Title: This business of growing replacement pullets
Full Citation
Permanent Link: http://ufdc.ufl.edu/UF00084440/00001
 Material Information
Title: This business of growing replacement pullets
Series Title: This business of growing replacement pullets
Alternate Title: Circular 201 ; Florida Cooperative Extension Service
Physical Description: Book
Language: English
Creator: Mehrhof, N. R.
Publisher: Agricultural Extension Service, University of Florida
Publication Date: February 1960
 Record Information
Bibliographic ID: UF00084440
Volume ID: VID00001
Source Institution: University of Florida
Rights Management: All rights reserved by the source institution and holding location.
Resource Identifier: oclc - 231695784

Full Text

February 1960




Head, Poultry Department, University of Florida

Fig. 1.-If given proper management, pullets can be grown
quite successfully in permanent houses.

St 71


Circular 201

Consider These Factors

1. The Chick

2. The House and Equipment

3. The Feed

4. Labor

5. The Disease Problem

6. Management

7. Cost of Production

Growing replacement pullets is the most important phase of
commercial egg farming. It is from these pullets that poultry-
men expect to secure economical and profitable egg production
the following year.
Many factors must be taken into consideration if quality pul-
lets are to be placed in the laying house.
This circular briefly discusses these 7 factors: the chick, the
house and equipment, the feed, labor, the disease problem, man-
agement and cost of production.

Pullet chicks purchased become the potential money makers
during the laying period. It is important to select the best chick
available of the breed and strain desired for the egg farm.
The chick selected should possess an inherent ability for:
(1) high egg production, (2) large egg size, (3) good egg qual-
ity, (4) high livability, and (5) efficient utilization of feed. All
chicks should come from pullorum-typhoid clean stock.
Buyers of chicks should study reports from random egg-
laying tests and the performance of birds on neighboring farms.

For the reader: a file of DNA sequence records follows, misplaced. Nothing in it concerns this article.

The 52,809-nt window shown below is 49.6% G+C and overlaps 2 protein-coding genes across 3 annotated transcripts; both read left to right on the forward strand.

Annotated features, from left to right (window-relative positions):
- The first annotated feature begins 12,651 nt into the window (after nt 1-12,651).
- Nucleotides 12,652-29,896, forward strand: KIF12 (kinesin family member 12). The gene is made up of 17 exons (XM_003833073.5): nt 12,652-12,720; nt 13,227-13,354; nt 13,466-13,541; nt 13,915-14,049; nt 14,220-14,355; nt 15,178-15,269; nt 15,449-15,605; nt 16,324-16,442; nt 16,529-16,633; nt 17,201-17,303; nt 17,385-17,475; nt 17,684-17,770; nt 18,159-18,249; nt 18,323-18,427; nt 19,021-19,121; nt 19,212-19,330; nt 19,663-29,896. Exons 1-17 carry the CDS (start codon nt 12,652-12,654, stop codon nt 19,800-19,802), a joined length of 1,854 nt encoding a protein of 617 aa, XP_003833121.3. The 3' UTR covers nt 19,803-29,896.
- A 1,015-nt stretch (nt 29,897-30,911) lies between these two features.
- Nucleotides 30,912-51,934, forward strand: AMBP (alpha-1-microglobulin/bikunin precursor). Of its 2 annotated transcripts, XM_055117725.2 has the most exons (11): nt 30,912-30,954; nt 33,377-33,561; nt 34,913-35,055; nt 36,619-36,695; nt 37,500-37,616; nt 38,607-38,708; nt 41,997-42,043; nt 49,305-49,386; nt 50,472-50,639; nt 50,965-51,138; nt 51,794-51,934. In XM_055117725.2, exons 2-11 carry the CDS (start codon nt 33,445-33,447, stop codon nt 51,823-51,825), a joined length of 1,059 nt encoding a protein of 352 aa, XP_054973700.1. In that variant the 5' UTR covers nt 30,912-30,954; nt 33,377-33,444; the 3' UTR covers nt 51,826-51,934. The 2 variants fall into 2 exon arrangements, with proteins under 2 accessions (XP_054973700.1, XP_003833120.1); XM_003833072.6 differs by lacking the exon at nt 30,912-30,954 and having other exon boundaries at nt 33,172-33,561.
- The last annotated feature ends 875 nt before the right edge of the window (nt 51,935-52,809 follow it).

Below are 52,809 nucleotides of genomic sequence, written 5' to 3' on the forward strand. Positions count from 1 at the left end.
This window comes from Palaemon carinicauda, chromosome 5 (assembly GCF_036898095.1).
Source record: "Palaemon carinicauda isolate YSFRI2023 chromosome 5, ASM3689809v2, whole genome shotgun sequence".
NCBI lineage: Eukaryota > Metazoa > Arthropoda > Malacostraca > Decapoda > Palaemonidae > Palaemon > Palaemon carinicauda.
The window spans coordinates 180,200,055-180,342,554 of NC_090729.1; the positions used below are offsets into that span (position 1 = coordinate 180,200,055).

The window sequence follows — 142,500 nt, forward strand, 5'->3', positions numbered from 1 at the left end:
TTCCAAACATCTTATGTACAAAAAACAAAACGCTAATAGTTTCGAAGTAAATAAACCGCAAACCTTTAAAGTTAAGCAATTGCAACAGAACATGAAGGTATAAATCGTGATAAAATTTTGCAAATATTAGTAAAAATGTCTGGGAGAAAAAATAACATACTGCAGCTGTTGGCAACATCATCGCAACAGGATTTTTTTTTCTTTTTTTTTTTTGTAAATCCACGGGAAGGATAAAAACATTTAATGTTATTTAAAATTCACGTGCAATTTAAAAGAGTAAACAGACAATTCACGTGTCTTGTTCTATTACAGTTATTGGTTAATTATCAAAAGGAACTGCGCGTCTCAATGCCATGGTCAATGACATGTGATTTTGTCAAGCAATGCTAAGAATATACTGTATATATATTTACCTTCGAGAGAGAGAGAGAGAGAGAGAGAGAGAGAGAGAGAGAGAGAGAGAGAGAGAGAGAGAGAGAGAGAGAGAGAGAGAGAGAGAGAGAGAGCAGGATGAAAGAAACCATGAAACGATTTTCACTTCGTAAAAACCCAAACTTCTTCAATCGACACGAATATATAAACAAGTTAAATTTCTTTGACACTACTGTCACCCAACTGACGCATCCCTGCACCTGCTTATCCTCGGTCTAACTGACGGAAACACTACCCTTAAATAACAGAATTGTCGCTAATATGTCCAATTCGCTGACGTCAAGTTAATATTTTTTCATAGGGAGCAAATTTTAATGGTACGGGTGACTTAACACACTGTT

They should secure a list of Florida hatcheries cooperating in
the National Poultry Improvement Plan to help in making the
right start.
In planning your chick purchases consider the performance
first and the initial price second.
Start with healthy chicks to help reduce the chance of dis-
ease attacking the flock.
Sexed pullet chicks are usually preferred.
Most poultrymen are using either Single Comb White Leg-
horns, Incrossbreds, or Crossbreds of the lighter weights on
their egg farms. In some cases some of the heavier breeds
(particularly Single Comb Rhode Island Red) or Crossbreds
are used.
The second factor to consider is the poultry house and equip-
ment necessary to handle the chicks from the start until they
are placed in the laying house.
The house should be comfortable for the chicks and the
growing pullets, convenient for the operator, and constructed at
a low cost.

See Cir. 202, on Houses and Equipment for Growing Replacement

Sufficient space to allow the chicks and pullets to grow nor-
mally is important. Provide at least 1/2 square foot of floor
space per chick at the start and 2 square feet per pullet later
during the growing period (6 to 8 weeks of age). Do not crowd.
The equipment must be ample and of the right size to do a
satisfactory job. It should include:
1. A brooder for each 300 to 350 chicks.
2. Feeders.-At least 1" per chick for the first 2 weeks,
1.75" per chick through the 6th week, 3" per chick through the
12th week, and 4 to 5" till time of housing.
3. Waterers.-At least 1/2 to 1" per chick; additional wa-
terers should be used during warm weather.


The chicks and pullets must be fed a well-balanced diet ac-
cording to a definite schedule, if they are to grow normally.
A common practice at the start is to place feed on egg flats,
papers or cut-down chick boxes in addition to the feed placed in
the chick feeders. After the chicks learn to eat, remove egg